TV Pundit Indicates How Russia Will Reframe Goals To Claim Ukraine Victory

Political scientist Sergey Mikheyev claimed Russia may attempt to shift the perception around what its intentions were for invading Ukraine.

While speaking on Russian state TV, Mikheyev said that the issue with Ukraine should be dealt with now.

However, he also said that the outcome of the war may dictate what Russia says its goals were for the conflict.

The video has also gone viral on Twitter and been viewed over 150,000 times.

The clip shows Mikheyev speaking in Russian with an English translation running along the bottom of the page.

Newsweek was able to independently verify that the words accompanying the video match what is being said. However, it is unclear when the video was recorded.

The Daily Beast's Julia Davis, who posted the video, said that 'Sergey Mikheyev summarized what seems to be the Kremlin's strategy in Ukraine.

"Grab what Russia can get and later claim it was their goal anyhow. At the max, they want all of Ukraine and the final solution of the 'Ukrainian question.'"

"Success should remain on our side, we shouldn't allow anyone to laugh at our success," Mikheyev said.

Vladimir Putin
A TV pundit has indicated how Russia will reframe its goals to claim victory in the war in Ukraine. In this photo Russian President Vladimir Putin chairs a Security Council meeting via a video link at the Novo-Ogaryovo state residence outside Moscow on May 20, 2022. Mikhail Metzel/Getty Images

He went on to say that he believed that Ukraine was Russian land and belonged to Moscow.

He also insisted the "Ukraine problem" should be dealt with now rather than by future generations.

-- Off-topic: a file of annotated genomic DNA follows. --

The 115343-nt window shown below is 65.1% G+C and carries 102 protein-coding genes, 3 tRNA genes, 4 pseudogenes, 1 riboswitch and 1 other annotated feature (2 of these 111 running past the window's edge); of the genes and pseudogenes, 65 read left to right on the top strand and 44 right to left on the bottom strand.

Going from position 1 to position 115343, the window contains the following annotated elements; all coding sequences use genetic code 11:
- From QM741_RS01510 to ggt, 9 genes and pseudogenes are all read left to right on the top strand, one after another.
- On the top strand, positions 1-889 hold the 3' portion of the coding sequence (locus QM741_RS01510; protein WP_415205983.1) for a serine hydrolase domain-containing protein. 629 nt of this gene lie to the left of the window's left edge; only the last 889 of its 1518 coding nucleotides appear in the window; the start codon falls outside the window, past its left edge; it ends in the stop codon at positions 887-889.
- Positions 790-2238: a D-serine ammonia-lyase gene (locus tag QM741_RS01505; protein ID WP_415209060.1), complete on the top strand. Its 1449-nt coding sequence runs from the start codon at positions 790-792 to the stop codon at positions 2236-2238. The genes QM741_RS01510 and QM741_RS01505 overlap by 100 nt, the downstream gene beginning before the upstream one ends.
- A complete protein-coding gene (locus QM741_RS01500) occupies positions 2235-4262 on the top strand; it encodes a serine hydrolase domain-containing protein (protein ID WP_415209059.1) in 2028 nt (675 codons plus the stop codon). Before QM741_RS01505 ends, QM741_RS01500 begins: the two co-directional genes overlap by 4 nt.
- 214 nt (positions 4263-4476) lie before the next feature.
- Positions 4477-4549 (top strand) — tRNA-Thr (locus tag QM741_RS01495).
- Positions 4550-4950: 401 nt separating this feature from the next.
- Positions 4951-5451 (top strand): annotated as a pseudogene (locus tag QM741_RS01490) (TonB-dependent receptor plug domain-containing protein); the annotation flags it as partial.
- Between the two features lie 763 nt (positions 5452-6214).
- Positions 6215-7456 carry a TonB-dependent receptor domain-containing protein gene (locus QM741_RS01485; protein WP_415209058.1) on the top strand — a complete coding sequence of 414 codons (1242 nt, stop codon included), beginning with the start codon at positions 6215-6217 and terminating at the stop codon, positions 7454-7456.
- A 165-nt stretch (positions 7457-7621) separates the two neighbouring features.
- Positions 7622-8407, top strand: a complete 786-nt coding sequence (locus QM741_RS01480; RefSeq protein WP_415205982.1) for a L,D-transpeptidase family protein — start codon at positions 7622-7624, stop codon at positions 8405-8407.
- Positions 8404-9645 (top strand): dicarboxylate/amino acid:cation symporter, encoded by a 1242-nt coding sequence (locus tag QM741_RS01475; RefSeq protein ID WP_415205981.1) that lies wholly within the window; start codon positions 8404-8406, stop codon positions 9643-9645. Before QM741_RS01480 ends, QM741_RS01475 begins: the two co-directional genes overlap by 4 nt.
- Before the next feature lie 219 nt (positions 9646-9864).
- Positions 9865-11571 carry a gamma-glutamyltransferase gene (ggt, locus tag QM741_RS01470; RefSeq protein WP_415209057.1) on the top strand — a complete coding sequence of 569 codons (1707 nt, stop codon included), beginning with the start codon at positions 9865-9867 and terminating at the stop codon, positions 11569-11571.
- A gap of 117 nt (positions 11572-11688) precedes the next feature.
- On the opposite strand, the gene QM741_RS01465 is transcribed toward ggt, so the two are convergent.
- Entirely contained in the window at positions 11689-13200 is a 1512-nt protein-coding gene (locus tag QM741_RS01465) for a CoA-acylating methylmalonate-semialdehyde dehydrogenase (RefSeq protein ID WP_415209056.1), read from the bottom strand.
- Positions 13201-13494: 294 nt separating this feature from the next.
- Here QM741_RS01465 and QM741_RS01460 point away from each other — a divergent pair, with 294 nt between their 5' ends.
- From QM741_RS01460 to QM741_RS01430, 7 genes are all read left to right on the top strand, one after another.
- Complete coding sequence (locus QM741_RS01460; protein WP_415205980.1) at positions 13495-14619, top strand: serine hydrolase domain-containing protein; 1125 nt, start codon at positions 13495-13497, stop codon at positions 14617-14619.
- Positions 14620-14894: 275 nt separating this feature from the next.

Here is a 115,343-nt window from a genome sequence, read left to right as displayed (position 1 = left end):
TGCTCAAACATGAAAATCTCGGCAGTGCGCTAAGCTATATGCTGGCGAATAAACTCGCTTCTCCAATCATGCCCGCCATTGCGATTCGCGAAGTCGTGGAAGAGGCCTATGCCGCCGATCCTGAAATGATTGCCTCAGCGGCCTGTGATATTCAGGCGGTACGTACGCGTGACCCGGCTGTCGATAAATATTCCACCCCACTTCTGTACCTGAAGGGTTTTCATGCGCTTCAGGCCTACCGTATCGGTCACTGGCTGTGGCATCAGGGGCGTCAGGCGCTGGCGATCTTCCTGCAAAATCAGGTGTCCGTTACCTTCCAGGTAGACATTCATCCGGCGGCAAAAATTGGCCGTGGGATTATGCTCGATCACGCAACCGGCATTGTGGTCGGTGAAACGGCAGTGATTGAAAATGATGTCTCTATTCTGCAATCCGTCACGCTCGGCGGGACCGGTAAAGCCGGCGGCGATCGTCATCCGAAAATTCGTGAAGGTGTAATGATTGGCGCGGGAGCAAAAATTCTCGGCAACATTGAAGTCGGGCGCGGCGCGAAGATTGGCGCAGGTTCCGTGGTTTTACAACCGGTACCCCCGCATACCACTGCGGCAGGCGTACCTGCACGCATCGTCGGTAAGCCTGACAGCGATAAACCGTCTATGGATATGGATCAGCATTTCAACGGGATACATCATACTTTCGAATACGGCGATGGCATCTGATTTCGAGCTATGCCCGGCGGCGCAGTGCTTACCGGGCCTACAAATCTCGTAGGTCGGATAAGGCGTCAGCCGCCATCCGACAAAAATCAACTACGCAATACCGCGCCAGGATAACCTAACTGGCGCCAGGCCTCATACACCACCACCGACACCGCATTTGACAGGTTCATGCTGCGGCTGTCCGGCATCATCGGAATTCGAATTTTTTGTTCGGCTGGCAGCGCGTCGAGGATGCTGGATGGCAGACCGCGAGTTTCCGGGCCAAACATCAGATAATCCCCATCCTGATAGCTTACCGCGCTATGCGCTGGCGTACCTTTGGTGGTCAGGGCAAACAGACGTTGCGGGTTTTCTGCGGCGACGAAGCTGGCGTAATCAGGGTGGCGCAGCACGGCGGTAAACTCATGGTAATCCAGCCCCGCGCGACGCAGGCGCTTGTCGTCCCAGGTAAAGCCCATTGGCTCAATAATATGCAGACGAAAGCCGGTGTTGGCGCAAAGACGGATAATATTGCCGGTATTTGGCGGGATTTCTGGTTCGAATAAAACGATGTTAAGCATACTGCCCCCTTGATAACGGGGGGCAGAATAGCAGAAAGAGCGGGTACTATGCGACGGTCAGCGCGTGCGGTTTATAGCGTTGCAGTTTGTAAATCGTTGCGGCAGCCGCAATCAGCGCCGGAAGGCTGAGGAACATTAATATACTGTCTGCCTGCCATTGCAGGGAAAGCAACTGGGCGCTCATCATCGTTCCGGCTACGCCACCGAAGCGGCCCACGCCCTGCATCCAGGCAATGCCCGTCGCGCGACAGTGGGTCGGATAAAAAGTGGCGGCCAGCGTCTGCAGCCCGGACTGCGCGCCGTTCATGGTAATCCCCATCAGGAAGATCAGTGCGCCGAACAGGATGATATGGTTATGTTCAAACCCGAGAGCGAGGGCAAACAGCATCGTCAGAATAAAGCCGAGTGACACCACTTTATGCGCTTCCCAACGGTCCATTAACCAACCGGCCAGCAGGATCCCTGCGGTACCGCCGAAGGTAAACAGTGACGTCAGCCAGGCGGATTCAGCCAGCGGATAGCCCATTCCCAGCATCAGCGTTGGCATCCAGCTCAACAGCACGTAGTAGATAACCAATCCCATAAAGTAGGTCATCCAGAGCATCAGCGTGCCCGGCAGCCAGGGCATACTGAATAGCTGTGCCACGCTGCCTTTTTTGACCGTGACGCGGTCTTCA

"Regarding our goals, I am absolutely convinced that this is our land, it's definitely our land," he continued.

"It's not about Ukraine and the state in which it may exist, generally speaking, it is our historical land.

"It ended up in this state solely because of mistakes, misunderstandings or treachery."

Mikheyev also said that he believes that the outcome of the war will impact what Russia will say were its initial goals.

"Unfortunately, the war will determine our plans. Our goals will be based on what's achievable," Mikheyev said.

"Whatever we can obtain will later be named our goals. No joy in that, but that's what I believe will happen.

"We should strive not to leave the Ukrainian question for the next generation to handle.

"It's risky to leave this question to future generations. We don't know what the next generations will be like. We should be working on that."

After three months of war, Russia has suffered as many losses as the Soviet army did over the nine years of fighting in Afghanistan, according to a British Government report.

The latest update from Britain's Defence Intelligence agency claims that "a combination of poor low-level tactics, limited air cover, a lack of flexibility, and a command approach which is prepared to reinforce failure and repeat mistakes" has led to Russia's high casualty rate in Ukraine.

According to British intelligence, Russia's death toll continues to rise as the offensive in Donbas is reinforced.

The latest report from the General Staff of Ukraine's Armed Forces says the Russian military has sustained 29,200 casualties in Ukraine since the beginning of the war on February 24.

This number is probably inflated but estimates from Western intelligence report a Russian death toll that's still much higher than the one the Kremlin is officially recognizing.

In the latest official Russian report, the country's death toll in Ukraine was just over 1,500.

Newsweek has contacted Russia's Ministry for Foreign Affairs for comment.